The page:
The day the music died 

A closer look at the struggle between the city and some establishments over what constitutes a live music venue

IMAGINE YOU'RE STROLLING through the beautiful downtown Historic District on a weekend night. You’re looking for someplace to enjoy some good live entertainment along with a meal.

It could be music you’re up for, or stand-up comedy, or hell, even a juggling act. But mainly you’re interested in finding some sort of diversion — specifically one you could take in either during or after dining, and while imbibing. That is to say that you’re of legal drinking age and feel responsible enough to indulge in beer, wine or cocktails.

There are currently no shortage of places which offer both libations and live entertainment. Some are strictly bars or clubs —meaning they derive the majority of their revenue from the sales of alcoholic beverages and/or entrance fees— while others are clearly restaurants which happen to offer booze.

Now, as of a couple of years ago (and for over a decade before that) the owners of any bar or club which also featured bona fide live entertainment (meaning musicians, comics, actors and performers of all stripes, but excluding DJs) could choose to allow patrons under the legal drinking age of 21 into their venue to enjoy the live entertainment — provided they somehow marked them as underage, and strictly prohibited them from buying or otherwise obtaining alcohol while on the premises, under penalty of criminal charges and/or losing their license to dispense alcohol.

Under a couple of different scenarios and provisos, that’s a pretty common practice in countless towns and cities across the country. When enforced properly, it allows people who are old enough to vote and die for our country to also be able to catch a cool band or songwriter they would otherwise be legally barred from seeing.

That’s because by and large, the concert promotion business is so dicey that the only venues which can often afford to take the risk on paying an established act to play their room need the high profit margins provided by alcohol sales to actually keep the club or bar in the black.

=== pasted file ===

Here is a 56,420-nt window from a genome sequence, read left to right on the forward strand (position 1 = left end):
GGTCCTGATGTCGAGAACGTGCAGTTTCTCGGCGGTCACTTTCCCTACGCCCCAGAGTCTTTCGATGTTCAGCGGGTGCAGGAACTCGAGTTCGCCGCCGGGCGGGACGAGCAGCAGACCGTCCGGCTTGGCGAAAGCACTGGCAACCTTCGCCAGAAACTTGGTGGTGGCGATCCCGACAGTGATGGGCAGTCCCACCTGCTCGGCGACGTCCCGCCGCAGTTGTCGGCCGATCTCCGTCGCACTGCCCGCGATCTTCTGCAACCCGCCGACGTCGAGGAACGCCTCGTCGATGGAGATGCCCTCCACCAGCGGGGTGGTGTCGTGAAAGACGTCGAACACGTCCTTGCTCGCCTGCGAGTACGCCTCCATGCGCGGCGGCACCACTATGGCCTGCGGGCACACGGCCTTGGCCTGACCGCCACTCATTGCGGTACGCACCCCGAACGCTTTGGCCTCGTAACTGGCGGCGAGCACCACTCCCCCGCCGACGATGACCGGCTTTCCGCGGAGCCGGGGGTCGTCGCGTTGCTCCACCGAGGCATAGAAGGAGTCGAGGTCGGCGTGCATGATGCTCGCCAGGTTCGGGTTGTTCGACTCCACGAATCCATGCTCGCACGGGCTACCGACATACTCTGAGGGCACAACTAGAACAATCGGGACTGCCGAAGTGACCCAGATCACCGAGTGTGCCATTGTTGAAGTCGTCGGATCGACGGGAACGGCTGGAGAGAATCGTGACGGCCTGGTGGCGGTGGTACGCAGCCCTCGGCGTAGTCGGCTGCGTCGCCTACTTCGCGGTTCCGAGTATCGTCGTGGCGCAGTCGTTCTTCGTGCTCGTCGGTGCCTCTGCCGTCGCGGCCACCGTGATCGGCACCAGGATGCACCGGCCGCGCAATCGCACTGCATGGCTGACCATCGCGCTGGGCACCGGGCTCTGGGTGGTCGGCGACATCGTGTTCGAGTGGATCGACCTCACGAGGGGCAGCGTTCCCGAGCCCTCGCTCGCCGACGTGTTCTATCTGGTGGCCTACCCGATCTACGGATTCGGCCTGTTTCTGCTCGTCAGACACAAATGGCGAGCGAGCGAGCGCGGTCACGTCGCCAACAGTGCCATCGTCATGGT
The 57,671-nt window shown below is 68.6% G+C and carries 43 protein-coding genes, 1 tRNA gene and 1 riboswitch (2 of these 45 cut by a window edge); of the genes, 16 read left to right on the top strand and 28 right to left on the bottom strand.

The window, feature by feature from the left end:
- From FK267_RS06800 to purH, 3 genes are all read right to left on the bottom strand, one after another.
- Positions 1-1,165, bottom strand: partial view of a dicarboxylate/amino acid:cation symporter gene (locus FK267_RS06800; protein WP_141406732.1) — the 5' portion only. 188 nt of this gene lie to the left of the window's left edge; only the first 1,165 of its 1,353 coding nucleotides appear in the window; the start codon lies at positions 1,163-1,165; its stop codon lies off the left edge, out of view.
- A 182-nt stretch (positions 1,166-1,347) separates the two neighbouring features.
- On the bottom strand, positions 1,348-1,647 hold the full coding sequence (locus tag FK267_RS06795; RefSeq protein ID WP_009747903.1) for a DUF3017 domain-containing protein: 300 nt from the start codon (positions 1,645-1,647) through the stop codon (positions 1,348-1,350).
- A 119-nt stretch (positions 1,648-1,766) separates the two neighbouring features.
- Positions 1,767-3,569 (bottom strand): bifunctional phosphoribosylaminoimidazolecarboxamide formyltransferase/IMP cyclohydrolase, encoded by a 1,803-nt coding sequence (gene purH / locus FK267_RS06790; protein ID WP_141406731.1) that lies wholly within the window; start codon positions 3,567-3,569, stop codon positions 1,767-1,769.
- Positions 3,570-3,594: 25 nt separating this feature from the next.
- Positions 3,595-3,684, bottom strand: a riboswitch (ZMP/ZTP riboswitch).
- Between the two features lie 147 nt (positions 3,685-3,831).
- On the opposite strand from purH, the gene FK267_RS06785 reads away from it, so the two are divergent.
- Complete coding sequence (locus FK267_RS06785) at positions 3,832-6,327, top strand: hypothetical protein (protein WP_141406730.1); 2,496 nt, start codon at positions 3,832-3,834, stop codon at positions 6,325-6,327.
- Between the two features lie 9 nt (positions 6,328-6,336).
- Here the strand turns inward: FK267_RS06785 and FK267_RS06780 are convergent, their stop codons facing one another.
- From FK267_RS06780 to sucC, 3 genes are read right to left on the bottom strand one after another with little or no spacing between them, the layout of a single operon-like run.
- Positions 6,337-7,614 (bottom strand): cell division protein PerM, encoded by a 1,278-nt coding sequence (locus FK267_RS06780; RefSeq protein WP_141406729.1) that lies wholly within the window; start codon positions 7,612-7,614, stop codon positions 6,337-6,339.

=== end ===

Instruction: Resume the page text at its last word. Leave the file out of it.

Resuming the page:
Think of them like movie theaters. The musicians are the films which draw in the folks, but virtually all of the ticket proceeds got straight to the studios. The Carmikes of the world are actually in the popcorn and candy business, and alcoholic drinks are the popcorn and candy that keep live entertainment clubs and bars open.

There were only ever a handful of establishments in town that took proper advantage of this useful and forward-thinking ordinance, but unfortunately, unscrupulous dance club operators acted for years as though the privilege of allowing minors into live entertainment venues applied to them, and our local police force let them get away with it.

A couple of years ago, after ages of documentable infractions and a steady stream of citations for serving minors, the behavior of these “booty bars” (which cater primarily to folks interested in getting tanked, pairing off and hooking up, as opposed to focusing their attention on a featured artist) City Manager Michael Brown, former Chief of Police Dan Flynn, and City Attorney James Blackburn were able to convince the Mayor and his Council to rescind that ordinance rather than merely crack down on the flagrant violators.

And so, a new ordinance was crafted, which specifically prohibited anyone under the age of 21 from setting foot inside a business whose primary function was to sling hooch — live entertainment or no.